Another solid crew. Billick has more actual moments of genuine knowledge than any other CBS/Fox commentator. He rarely spouts clichés (only one over two games) and even his nonsensical statements are relatively benign. Meanwhile Thom-With-An-H Brennaman's main problem is taking plays off. Of his 14 infractions, half were plays off, more than any other play-by-play guy. Late in games, he kind of checks out. This would be fine if he talked about anything interesting, but he does not.
Dick Stockton/Ronde Barber: 19
A very impressive showing from the Stockton/Barber team. Stockton has some issues with his pacing on sentences -- he tends to say half of a sentence, stop, then finish the rest of it when he feels like it -- which amounts to more of a quirk than an infraction, along the lines of how Phil Simms pronounces "Jim" or "him."
Mike Tirico/Jon Gruden (ESPN): 38
ESPN crews have a historically tough time balancing a vague mandate for general entertainment with calling an actual football game. Gruden, with his 29 infractions, can't find the sweet spot between impersonating a caricature of a football coach and being a real person. Surprisingly, I counted only one "this guy" over two games. He still leans a bit heavy on "this kid," though, with seven such utterances.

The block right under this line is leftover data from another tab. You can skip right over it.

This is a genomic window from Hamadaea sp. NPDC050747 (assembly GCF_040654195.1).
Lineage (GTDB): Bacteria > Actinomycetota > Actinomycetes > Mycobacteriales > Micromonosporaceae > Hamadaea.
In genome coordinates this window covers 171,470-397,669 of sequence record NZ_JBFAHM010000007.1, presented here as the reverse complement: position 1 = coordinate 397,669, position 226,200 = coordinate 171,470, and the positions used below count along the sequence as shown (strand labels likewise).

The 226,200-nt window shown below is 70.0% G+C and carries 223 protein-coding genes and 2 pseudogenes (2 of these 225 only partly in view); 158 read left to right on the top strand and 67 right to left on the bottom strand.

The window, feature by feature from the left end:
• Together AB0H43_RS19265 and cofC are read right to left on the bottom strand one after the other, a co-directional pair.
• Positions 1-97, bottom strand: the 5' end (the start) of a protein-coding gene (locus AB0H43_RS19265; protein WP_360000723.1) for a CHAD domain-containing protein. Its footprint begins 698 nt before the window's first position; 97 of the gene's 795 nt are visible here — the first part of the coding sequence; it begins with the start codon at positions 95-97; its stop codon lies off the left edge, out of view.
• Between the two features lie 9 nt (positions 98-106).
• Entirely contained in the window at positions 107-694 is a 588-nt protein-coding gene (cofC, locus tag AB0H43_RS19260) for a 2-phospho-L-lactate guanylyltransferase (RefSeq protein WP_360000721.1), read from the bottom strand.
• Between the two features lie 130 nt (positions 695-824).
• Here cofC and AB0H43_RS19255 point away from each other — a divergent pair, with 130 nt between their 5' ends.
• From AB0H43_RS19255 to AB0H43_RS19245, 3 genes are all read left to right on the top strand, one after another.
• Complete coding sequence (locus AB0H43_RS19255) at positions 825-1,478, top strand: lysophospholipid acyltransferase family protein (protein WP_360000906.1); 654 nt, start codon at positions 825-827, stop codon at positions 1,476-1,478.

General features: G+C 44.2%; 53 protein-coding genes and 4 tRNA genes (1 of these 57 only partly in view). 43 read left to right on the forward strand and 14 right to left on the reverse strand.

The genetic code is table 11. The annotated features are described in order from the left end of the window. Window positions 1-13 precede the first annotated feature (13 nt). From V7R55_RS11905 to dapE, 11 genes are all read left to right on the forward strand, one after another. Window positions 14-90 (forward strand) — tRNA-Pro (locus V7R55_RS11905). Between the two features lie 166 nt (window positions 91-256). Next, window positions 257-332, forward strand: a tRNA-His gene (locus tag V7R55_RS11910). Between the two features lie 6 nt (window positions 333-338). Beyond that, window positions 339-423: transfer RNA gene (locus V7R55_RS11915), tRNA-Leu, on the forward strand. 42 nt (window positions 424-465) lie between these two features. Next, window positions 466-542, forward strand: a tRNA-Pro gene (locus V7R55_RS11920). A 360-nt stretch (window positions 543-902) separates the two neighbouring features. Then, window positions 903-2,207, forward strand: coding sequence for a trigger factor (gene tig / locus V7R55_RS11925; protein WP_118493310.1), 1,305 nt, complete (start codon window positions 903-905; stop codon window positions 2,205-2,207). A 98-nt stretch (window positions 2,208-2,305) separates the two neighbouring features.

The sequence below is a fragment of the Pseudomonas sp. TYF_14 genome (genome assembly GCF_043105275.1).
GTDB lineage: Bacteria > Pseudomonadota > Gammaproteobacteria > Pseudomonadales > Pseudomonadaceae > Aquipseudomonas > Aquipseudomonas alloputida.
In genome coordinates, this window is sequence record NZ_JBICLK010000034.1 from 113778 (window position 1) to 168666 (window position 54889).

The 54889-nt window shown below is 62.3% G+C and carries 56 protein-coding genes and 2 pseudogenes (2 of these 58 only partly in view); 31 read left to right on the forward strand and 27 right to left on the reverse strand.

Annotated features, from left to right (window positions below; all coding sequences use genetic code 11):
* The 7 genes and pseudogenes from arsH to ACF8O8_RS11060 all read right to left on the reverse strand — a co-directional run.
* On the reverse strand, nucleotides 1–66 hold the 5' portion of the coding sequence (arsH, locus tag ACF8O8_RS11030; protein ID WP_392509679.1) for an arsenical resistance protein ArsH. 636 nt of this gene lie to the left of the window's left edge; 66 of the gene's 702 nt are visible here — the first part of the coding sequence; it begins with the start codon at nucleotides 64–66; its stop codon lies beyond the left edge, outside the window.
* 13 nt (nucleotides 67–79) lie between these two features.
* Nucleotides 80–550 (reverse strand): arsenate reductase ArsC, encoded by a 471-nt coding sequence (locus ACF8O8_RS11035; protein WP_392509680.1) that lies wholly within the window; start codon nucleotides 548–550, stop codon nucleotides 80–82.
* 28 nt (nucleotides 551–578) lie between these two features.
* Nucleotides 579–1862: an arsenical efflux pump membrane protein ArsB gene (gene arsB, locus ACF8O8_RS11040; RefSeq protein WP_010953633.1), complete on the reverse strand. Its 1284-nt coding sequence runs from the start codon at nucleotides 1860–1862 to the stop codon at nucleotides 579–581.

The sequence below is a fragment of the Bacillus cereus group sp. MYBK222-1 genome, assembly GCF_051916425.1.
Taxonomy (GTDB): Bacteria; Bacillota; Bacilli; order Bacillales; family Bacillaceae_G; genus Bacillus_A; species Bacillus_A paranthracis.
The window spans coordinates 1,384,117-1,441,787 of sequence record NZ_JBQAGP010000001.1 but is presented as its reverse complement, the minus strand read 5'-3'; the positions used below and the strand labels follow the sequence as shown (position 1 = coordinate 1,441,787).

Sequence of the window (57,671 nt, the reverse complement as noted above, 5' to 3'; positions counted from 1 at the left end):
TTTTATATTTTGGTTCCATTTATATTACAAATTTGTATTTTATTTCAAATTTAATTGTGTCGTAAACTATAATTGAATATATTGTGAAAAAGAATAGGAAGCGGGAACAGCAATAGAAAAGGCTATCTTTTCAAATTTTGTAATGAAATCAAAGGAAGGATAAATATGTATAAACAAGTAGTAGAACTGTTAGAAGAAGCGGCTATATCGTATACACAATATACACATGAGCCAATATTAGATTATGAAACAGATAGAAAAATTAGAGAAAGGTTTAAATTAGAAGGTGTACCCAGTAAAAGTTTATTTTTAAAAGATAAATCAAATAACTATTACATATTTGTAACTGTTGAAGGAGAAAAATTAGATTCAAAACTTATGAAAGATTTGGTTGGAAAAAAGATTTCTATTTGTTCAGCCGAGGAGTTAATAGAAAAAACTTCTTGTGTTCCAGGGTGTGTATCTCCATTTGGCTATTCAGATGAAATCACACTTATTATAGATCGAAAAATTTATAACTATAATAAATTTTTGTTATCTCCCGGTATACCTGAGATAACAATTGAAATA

Some other Gruden quirks: He refers to third-down stops as "get-offs," which sounds vaguely sexual. Here's a deranged thing Gruden said:
"People forget Luck didn't come into a great situation. He had to succeed a guy named Picket Manning. His coach had leukemia. But he went 11-5 and threw for 4,500 yards anyways. How do you top that?"
Yes, he actually called Peyton Manning "Picket" (I'll ignore the bit about on-field accomplishments somehow mitigating his coach's cancer). Another real thing Gruden said:
"The one thing I like about Toler and these Indianapolis corners, they are going to come right back the next down. They have no conscience."
I don't think Gruden knows what a conscience is, which has troubling implications. He also makes up Olympic events:
"I think this guy can be an Olympian acrobat."
He makes terrible puns which come off as disjointed ramblings:
"My old quarterback was Gannon. This is Glennon, he has a cannon."